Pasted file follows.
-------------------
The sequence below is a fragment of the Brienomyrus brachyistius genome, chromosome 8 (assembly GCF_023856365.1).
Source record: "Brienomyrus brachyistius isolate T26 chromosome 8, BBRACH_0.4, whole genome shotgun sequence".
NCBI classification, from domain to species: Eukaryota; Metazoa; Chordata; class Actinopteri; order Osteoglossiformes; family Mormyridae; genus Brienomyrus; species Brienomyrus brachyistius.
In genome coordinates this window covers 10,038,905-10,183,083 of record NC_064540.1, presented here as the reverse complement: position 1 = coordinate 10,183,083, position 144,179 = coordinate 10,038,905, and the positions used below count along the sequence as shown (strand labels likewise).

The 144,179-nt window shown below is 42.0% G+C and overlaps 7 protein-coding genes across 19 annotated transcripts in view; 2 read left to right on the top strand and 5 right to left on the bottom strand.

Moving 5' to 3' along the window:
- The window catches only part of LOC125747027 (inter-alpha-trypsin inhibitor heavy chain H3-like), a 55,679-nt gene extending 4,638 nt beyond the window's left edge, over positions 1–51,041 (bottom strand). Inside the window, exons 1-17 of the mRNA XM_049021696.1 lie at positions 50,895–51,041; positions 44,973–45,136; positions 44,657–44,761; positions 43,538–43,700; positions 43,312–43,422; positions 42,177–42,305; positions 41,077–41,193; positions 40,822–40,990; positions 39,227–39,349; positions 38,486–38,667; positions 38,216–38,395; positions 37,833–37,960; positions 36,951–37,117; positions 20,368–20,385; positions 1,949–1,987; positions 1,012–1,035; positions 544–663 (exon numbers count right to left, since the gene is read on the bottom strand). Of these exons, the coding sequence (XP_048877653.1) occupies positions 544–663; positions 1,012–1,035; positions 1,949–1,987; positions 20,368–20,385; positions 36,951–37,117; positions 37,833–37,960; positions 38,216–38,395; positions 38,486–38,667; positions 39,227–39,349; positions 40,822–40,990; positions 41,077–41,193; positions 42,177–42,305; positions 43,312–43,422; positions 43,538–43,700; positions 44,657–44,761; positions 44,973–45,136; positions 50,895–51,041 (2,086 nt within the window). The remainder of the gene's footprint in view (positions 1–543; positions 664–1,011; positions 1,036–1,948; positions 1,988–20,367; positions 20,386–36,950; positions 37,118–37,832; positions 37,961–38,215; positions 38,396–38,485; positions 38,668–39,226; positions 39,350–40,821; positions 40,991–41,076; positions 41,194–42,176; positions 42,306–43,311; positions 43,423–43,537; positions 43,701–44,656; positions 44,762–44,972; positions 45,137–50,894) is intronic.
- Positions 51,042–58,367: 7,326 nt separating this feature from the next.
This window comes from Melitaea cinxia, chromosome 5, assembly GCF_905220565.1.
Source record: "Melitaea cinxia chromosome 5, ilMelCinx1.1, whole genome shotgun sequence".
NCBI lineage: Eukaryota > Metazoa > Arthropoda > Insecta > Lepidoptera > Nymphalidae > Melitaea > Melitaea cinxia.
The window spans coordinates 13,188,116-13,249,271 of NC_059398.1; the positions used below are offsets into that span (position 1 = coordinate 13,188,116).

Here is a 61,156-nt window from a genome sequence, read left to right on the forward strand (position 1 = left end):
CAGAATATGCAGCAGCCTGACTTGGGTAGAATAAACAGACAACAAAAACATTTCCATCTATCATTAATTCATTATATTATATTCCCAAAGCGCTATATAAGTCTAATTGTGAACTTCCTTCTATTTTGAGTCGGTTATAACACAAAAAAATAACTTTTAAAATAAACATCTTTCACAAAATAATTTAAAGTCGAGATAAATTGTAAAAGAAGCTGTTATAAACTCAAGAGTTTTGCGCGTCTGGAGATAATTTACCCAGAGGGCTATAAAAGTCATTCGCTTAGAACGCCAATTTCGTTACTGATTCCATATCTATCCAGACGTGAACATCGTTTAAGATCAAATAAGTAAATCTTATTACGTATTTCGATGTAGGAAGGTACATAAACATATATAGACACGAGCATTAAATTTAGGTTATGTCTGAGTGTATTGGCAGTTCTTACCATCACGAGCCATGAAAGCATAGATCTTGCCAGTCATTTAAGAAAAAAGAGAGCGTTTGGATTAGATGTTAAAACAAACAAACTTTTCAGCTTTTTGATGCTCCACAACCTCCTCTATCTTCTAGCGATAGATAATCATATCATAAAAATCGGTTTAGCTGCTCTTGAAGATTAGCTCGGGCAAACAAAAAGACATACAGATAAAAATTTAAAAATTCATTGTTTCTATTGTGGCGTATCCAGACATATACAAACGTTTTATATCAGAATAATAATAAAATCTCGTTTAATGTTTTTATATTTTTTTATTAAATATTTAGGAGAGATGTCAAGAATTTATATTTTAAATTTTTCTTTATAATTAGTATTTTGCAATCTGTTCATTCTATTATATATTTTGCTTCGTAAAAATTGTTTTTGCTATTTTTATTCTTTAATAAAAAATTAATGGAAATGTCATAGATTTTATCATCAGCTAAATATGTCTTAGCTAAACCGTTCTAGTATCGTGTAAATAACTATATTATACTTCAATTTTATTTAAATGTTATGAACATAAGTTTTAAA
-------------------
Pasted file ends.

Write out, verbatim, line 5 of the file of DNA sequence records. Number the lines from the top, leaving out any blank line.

The 144,179-nt window shown below is 42.0% G+C and overlaps 7 protein-coding genes across 19 annotated transcripts in view; 2 read left to right on the top strand and 5 right to left on the bottom strand.